A SLEEPOVER IN ARROYO GRANDE
(Saucelito Canyon Vineyard)
When last we “talked,” Richard and I were enjoying a beautiful day wine tasting in Arroyo Grande with friends Candace and Craig and their daughter Liza. The day was not only beautiful because of the weather (a much welcomed reprieve from the 100 degrees + we were experiencing in L.A.), but also because of the lovely countryside dotted with vineyards.
We pulled into the Saucelito Canyon Vineyard tasting room amid the vineyards
and, after seeing how crowded it was inside,
we again opted to taste outside.
We started our flight with the 2010 Zinfandel Estate ($32) – a full-bodied red wine that had a fruity “nose” and rich berry taste and gravelly terroir. (OK, that’s French which, I’m told doesn’t have a single English word translation and means a wine’s sense of place; the soil in which the vines grow; how much sun the grapes get, the topography – all add up to the wine’s unique personality. “Topography,” “soil” – in other words, “dirt.” But there’s nothing dirty about this wine, just a wonderful earthy taste. See, I found one English word – earthy. Well, maybe not. Recommended pairing from the winemaker: a T-bone steak with peppered shoestring fries or a smoked mozzarella and chipotle pizza. My mouth’s watering just typing that.
The 2010 Zinfandel Dos Ranchos ($32) – is a robust (love that word) wine with a wonderful spicy ‘kick’ to it. Pairing suggestions: Open a bottle the next time you grill a rack of lamb or broil some lamb chops or try it with a balsamic-glazed portabello burger. Now I’m really hungry.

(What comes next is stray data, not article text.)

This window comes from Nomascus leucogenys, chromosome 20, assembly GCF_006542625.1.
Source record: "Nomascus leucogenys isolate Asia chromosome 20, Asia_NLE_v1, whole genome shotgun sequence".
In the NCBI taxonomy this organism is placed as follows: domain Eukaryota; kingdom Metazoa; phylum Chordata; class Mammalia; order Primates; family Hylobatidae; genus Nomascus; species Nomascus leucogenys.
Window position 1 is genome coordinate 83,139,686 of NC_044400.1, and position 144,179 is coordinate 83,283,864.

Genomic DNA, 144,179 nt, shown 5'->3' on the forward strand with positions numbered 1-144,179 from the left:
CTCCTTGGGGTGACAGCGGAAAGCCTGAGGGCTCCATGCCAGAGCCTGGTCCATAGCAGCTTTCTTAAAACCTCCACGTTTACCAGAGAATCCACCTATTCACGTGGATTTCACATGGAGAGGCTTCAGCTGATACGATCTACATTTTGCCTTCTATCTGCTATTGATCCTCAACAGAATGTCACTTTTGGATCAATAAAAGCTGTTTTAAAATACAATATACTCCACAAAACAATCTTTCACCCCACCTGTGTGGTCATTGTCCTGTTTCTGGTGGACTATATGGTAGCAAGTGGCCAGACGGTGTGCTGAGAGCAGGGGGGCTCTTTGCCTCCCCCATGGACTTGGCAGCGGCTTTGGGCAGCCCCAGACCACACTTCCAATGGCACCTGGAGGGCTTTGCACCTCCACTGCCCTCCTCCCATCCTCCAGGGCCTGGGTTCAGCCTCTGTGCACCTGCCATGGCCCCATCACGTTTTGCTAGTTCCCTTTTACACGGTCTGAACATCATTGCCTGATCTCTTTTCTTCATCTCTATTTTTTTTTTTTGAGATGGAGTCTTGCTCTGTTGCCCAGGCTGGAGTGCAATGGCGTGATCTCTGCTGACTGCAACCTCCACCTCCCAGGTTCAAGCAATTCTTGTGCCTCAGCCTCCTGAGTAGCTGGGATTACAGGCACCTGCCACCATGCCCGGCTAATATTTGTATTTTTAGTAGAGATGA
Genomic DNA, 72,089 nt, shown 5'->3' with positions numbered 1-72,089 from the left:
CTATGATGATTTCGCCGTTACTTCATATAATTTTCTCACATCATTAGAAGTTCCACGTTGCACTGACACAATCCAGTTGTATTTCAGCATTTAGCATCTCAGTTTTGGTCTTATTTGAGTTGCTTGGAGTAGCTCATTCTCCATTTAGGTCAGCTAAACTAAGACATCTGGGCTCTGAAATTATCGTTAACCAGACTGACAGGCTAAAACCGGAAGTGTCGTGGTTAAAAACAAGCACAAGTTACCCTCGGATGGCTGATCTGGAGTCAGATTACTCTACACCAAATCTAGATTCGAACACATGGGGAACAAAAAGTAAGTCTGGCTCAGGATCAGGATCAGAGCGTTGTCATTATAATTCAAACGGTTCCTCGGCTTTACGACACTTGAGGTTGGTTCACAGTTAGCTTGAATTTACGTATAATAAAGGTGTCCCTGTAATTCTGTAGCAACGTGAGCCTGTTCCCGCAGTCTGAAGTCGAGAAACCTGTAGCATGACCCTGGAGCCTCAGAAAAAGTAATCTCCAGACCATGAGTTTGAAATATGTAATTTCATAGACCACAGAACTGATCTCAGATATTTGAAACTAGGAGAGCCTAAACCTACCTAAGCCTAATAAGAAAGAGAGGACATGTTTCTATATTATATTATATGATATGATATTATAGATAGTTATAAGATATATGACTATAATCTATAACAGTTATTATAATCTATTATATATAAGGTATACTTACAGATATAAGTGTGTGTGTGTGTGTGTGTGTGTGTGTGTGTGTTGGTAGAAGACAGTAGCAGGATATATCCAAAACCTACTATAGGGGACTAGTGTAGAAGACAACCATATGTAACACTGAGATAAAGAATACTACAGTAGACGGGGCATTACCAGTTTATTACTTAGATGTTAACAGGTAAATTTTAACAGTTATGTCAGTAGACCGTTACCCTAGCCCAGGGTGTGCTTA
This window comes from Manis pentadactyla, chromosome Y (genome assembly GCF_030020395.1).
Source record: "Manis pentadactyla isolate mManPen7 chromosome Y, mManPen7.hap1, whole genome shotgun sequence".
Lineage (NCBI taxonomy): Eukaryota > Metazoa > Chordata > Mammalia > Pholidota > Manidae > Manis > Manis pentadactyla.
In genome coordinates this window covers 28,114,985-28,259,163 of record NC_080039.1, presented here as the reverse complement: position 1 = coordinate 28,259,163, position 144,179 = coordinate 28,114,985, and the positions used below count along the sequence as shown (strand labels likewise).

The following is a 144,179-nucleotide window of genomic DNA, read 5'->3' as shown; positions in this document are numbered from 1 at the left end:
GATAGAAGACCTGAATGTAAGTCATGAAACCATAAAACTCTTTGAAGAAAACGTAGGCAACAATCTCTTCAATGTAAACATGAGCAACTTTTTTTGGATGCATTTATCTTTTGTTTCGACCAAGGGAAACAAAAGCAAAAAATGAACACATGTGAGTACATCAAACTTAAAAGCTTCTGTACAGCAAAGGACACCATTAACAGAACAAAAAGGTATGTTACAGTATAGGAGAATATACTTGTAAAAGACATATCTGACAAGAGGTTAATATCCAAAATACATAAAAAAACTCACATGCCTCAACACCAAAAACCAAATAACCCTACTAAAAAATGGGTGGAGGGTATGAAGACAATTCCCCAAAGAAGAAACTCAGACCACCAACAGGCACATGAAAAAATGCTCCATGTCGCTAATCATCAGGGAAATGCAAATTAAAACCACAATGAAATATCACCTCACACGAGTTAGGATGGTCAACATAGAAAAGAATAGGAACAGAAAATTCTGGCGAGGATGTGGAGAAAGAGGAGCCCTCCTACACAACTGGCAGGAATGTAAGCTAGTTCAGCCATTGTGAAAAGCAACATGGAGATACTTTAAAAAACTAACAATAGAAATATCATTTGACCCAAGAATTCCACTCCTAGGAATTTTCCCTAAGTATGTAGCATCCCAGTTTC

Next was the 2010 Tempranillo ($28) – a dry, smoky, hearty wine that I really enjoyed and would be perfect paired with a marinated steak or, perhaps, a tandoori chicken with garlic, as the winemaker suggests.
As the tasting day was winding down, Tom Greenough, Saucelito Canyon’s young winemaker joined us as we sipped a 2010 Sauvage Estate red ($34) - a blend of French varietals.
Like all the reds, there was nothing “insipid” about this wine… dark, deep and delicious. No food needed - just give me a straw. (Gotta wrap this blog up – my stomach’s growling and my taste buds are craving any one of these Saucelito Canyon reds.)
As we chatted with Tom we learned that the vineyard started in 1880 on an original land grant when three acres of zin grapes were planted. A century later, Tom’s father, Bill, bought and restored the vineyard, which had been abandoned years earlier, and started making zinfandels using modern methods in sustainable wine growing coupled with his own ideas on winemaking. Son Tom, who became the winery’s winemaker in 2009, has carried on the family traditions.
As the tasting room witching hour approached, we were sated and happy as we reluctantly left Saucelito Canyon Vineyard nestle in the countryside amid the old zin vines.
Ciao – I’m off to lunch now.
Saucelito Canyon Vineyard
3180 Biddle Ranch Road
San Luis Obispo, CA. 93401